Why do cats eat grass?
The reason why cats sometimes eat grass (and other plants) is not completely understood. There are several plausible theories as to why they do this.
As we know, cats are carnivorous, they need to consume meat to survive. Dogs and humans can get by without meat. However, when cats hunt, they consume almost all parts of their prey including the stomach and the contents of the stomach. This may include small amounts of plant matter and the nutrients within them. A cat living with humans doesn't (and shouldn't) hunt and therefore won't get to ingest those small amounts of plant material from the stomach of their prey and therefore may try to obtain these vitamins/minerals by eating grass if there is a nutritional imbalance in the diet.
To help them vomit
We all know what happens after our cats consume grass, they come back inside and vomit all over our favourite rug/sofa/bed etc. It's almost as if they are doing it to spite us. This is not the case! It is believed that grass acts as an irritant to the stomach, and cats don't have the ability to digest grass in the way herbivores do and eating grass results in vomiting. This makes sense from an evolutionary point of view because when hunting, cats eat their prey, they eat the whole thing, feathers, bones and other indigestible parts. Vomiting helps rid the digestive tract of these unwanted products.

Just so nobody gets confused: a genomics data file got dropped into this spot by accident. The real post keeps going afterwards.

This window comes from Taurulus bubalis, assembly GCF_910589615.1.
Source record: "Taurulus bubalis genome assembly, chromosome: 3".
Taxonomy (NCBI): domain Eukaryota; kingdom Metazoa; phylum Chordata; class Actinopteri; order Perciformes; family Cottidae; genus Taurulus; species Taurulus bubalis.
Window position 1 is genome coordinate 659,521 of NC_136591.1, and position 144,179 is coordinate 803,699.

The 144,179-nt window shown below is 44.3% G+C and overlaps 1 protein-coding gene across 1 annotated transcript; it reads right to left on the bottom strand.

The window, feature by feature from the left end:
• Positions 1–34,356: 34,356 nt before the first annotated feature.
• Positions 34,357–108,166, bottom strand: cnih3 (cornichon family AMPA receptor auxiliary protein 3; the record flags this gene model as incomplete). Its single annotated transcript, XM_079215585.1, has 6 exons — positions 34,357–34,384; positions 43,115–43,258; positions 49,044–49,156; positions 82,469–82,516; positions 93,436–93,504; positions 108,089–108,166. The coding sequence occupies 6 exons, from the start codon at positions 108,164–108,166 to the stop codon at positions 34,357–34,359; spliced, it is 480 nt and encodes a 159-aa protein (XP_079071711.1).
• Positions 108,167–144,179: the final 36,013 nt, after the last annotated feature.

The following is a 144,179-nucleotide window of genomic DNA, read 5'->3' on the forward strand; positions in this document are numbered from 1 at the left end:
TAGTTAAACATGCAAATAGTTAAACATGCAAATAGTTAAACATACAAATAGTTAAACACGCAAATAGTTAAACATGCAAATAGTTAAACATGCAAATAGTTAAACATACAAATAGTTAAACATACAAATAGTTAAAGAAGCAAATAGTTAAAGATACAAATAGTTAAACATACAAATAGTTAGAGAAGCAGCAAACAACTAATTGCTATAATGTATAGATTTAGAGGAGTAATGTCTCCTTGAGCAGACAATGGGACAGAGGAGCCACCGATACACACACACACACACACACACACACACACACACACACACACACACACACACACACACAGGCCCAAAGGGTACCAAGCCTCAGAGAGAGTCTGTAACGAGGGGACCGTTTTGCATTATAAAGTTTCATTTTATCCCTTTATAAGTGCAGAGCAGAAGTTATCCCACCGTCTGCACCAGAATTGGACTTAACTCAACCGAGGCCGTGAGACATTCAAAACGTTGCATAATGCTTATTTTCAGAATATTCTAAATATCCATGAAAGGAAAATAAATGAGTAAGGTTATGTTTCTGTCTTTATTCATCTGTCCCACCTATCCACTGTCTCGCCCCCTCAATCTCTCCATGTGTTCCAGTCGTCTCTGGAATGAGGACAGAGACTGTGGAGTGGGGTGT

It is also suggested that cats eat grass so that they vomit to help get rid of intestinal parasites such as worms.
To bring up hairballs
Adding to the vomiting theory, it is speculated that another reason cats consume grass is to assist with the passage of hairballs. When cats groom themselves, they inevitably ingest fur which can build up in the stomach. Eating grass can help with the passage of hairballs either from vomiting or as a laxative.
Because they can
It may really be as simple as that. They enjoy the taste of grass. Having spoken to many cat loving friends, it is no longer a surprise to hear of cats eating other types of greenery such as cucumber and broccoli. Read more on human foods cats can eat here.
What kind of grass
If you want to grow a tub of grass inside for your cat to nibble on, common types include:
Is there a difference between cat grass and catnip?
Yes, catnip is a member of the mint family. They are completely unrelated. Catnip can also induce a high in some cats, however cat grass doesn't have this effect on cats.
Both cat grass and catnip are perfectly safe for your cat to eat but do bear in mind there are a large number of plants that are toxic to cats. It is recommended you don't have indoor house plants that are poisonous as they can in some cases lead to death. Click here for a list of plants toxic to cats.
It should also be mentioned that grass grown outdoors may have been sprayed with chemicals such as weedkillers or fertilisers that can be toxic to cats, so if you have an outdoor cat, caution should be used if your cat has a tendency to nibble on the greenery.